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Bishop: ‘Thoughts and prayers … not sufficient’ in gun deaths
Bishop Timothy Doherty on a new column in the aftermath of gun violence: “Don’t tell me, ‘Don’t talk about firearms. Stay in your own lane.’ Well, the bodies are coming into my lane.”
Thanks to sponsor Stuart & Branigin for support to help make this edition of the Based in Lafayette reporting project possible.
Bishop Timothy Doherty said that when he finished his latest column for the Lafayette Diocese newspaper – a plea surrounding gun violence that he’d titled “Liberty and safety: Not an either-or” – he told the Catholic Moment staff that he didn’t want to wait for distribution with the scheduled May 14 publication date.
Doherty said news was fresh from a series of high-profile incidents – mass shootings at a Louisville bank, a birthday party in Dadeville, Alabama, a school in Nashville; shooting deaths involving people knocking on the wrong doors, pulling into a wrong driveway or looking to get into the wrong car in a shopping center parking lot – that he figured it would be good to get what he’d written out before memories faded. So, it was quietly posted in late April.
In the piece, Doherty wrote to the congregation – some 62 parishes in a diocese that stretches across a section of Indiana, from Illinois to Ohio – that they couldn’t “allow ourselves to be passive” and that “thoughts and prayers after tragedies are necessary but not sufficient.”
In the piece, Doherty wrote about clergy being used, left to provide spiritual solace, and “how the widespread violent use of firearms is increasingly co-opting our preaching,” using clergy as clean-up crew, of sorts, at funerals or public vigils.
“Because by May 14, it may be a quiet issue, again,” Doherty said about publishing the piece weeks ahead of the regular print edition. “Since I submitted the text, there have been probably six of seven more mass shootings, by however you want to define that, and some really, really awful things. …
“I think we have to own up to the fact that we can’t just be in the position of waiting for the aftermath of all these tragedies for the clergy to have a function.”
From his column:
“Without some serious adjustment in personal and social priorities, we will continue to expect health care professionals to spend more time attending to survivors of gunshots. Or first responders’ training to offset avoidable threats, rather than spending energy on maintaining good order. What kind of liberty acquiesces to an escalation of firearms threats?
“Will my brothers and sisters in ministry increasingly be expected to bring spiritual solace, if not healing, in the aftermath of shootings? If so, this translates as: ‘God’s place in all this is to handle the cleanup and broken hearts.’ That’s pretty crummy theology.”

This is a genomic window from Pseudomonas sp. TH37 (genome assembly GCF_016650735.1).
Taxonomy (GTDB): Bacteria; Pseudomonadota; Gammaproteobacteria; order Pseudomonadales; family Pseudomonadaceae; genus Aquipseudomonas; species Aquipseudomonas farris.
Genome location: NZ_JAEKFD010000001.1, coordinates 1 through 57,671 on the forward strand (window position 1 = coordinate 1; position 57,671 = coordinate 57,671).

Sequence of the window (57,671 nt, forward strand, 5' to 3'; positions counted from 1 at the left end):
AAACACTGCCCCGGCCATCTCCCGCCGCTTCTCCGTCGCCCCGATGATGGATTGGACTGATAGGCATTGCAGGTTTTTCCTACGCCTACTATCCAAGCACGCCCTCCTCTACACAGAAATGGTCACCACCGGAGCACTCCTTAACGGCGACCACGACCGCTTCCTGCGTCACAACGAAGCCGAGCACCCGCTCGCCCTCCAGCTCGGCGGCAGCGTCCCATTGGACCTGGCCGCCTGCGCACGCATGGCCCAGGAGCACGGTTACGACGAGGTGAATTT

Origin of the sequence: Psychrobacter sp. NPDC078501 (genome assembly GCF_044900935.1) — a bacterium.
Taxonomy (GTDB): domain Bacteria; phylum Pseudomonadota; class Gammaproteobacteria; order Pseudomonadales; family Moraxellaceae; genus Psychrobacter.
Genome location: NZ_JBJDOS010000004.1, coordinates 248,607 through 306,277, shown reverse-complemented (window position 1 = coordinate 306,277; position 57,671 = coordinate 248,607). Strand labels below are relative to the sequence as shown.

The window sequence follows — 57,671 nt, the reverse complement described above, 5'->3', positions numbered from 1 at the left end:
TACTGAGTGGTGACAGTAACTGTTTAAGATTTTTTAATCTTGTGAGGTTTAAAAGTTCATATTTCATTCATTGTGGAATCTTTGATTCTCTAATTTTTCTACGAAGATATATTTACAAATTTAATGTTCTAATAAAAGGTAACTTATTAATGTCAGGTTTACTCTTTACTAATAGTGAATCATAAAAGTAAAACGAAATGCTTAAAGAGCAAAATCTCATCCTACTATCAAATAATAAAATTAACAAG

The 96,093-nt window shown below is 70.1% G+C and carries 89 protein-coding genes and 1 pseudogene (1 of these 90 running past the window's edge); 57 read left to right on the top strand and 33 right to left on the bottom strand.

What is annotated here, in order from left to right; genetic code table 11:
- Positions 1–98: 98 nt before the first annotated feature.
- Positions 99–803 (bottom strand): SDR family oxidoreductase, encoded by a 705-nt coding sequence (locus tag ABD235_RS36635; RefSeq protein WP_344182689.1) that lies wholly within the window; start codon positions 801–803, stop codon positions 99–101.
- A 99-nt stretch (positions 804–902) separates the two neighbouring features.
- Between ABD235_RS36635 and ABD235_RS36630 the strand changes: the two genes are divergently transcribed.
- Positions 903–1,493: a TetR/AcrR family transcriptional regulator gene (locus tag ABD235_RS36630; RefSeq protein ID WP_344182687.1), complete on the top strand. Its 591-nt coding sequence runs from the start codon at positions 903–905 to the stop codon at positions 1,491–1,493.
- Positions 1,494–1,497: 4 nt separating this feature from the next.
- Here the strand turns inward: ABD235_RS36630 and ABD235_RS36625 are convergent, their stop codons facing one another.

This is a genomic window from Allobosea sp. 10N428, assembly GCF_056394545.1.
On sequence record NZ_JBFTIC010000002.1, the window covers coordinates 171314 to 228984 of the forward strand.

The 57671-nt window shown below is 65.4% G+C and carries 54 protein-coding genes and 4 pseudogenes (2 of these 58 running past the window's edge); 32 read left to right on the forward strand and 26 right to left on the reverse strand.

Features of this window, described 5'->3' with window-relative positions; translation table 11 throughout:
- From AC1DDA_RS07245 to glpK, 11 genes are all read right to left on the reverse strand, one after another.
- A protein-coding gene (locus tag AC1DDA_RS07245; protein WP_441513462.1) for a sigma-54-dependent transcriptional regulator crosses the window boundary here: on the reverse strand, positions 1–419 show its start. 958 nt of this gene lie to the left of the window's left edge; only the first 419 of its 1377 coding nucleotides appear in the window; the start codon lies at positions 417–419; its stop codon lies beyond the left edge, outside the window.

His conclusion: Gun owners and firearms experts “rightly have a voice and vote” on a “solution that aims for safety and not dividing people into pro or anti firearms camps.”
“At the same time, there should be something we can do about the 40,000-plus annual fatalities related to firearms in our country. Those of us whose families suffer, and those who are first responders, emergency department staffs, school administrators, chaplains and clergy who preside at visitations and funerals in the wake of violent acts also insist on a voice and a vote.”
Doherty said he has not regularly or directly preached on topics of gun violence or possible ways to curb it. He said he joined a firearms safety group after James Brady, former White House press secretary, was shot during the 1981 assassination attempt on President Ronald Reagan. He said that while that membership lapsed, he kept up on matters of gun violence and advances in military-style weaponry and ammunition, along with reports from his clergy about gun-related deaths, including a growing number of suicides.
“It’s a little overwhelming,” Doherty said. “I just think the thing that became very apparent to me is that people are just using their clergy. I'm feeling very used. And I think doctors and nurses are feeling used, so that other people can assert a certain right, without concomitant responsibilities. And so, the people who have to do the cleanup are put in a very difficult position.”
His call for reform: “I certainly think legislation has to be at the root of it.” That would include background checks, age limitations, licensing, limits on rounds in magazines, proper storage, red flag laws.
Reaction across the diocese has been low-key, so far, he said. He said he’s not sure it will stay that way, as his column is found.
“It just seems that all I’m doing is calling the question,” Doherty said. “Don’t tell me, ‘Don’t talk about firearms. Stay in your own lane.’ Well, the bodies are coming into my lane. … The point I’m making is that I get a vote on this, because it’s affecting how we represent the Gospel and how we represent our mission.”
To read Bishop Doherty’s full piece, here’s a link: “Liberty and safety: not an either-or.”
Thanks, again, to Stuart & Branigin for sponsoring today’s edition.
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